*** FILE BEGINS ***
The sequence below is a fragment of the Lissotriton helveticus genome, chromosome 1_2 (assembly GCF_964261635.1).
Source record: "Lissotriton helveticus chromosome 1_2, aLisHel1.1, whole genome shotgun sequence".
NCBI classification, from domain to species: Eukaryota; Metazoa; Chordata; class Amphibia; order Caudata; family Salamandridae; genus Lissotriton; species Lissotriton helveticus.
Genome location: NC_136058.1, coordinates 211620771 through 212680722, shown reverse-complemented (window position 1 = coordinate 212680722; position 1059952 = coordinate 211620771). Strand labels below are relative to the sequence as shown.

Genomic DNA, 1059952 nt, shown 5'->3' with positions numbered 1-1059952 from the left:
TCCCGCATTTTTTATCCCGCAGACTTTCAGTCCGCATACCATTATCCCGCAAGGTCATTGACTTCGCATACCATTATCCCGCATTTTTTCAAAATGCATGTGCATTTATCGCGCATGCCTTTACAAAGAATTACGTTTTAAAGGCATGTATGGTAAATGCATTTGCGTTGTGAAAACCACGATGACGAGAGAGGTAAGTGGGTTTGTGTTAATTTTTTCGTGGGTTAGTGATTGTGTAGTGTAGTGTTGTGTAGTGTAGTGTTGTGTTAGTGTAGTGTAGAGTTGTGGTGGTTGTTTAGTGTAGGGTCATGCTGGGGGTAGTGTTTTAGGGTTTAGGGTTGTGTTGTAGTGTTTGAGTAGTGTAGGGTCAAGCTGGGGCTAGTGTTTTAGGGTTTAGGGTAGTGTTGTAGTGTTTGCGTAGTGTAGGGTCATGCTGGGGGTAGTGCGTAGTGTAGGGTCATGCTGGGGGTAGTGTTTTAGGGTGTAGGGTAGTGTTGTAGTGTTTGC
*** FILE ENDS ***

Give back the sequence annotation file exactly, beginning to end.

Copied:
The sequence below is a fragment of the Lissotriton helveticus genome, chromosome 1_2 (assembly GCF_964261635.1).
Source record: "Lissotriton helveticus chromosome 1_2, aLisHel1.1, whole genome shotgun sequence".
NCBI classification, from domain to species: Eukaryota; Metazoa; Chordata; class Amphibia; order Caudata; family Salamandridae; genus Lissotriton; species Lissotriton helveticus.
Genome location: NC_136058.1, coordinates 211620771 through 212680722, shown reverse-complemented (window position 1 = coordinate 212680722; position 1059952 = coordinate 211620771). Strand labels below are relative to the sequence as shown.

Genomic DNA, 1059952 nt, shown 5'->3' with positions numbered 1-1059952 from the left:
TCCCGCATTTTTTATCCCGCAGACTTTCAGTCCGCATACCATTATCCCGCAAGGTCATTGACTTCGCATACCATTATCCCGCATTTTTTCAAAATGCATGTGCATTTATCGCGCATGCCTTTACAAAGAATTACGTTTTAAAGGCATGTATGGTAAATGCATTTGCGTTGTGAAAACCACGATGACGAGAGAGGTAAGTGGGTTTGTGTTAATTTTTTCGTGGGTTAGTGATTGTGTAGTGTAGTGTTGTGTAGTGTAGTGTTGTGTTAGTGTAGTGTAGAGTTGTGGTGGTTGTTTAGTGTAGGGTCATGCTGGGGGTAGTGTTTTAGGGTTTAGGGTTGTGTTGTAGTGTTTGAGTAGTGTAGGGTCAAGCTGGGGCTAGTGTTTTAGGGTTTAGGGTAGTGTTGTAGTGTTTGCGTAGTGTAGGGTCATGCTGGGGGTAGTGCGTAGTGTAGGGTCATGCTGGGGGTAGTGTTTTAGGGTGTAGGGTAGTGTTGTAGTGTTTGC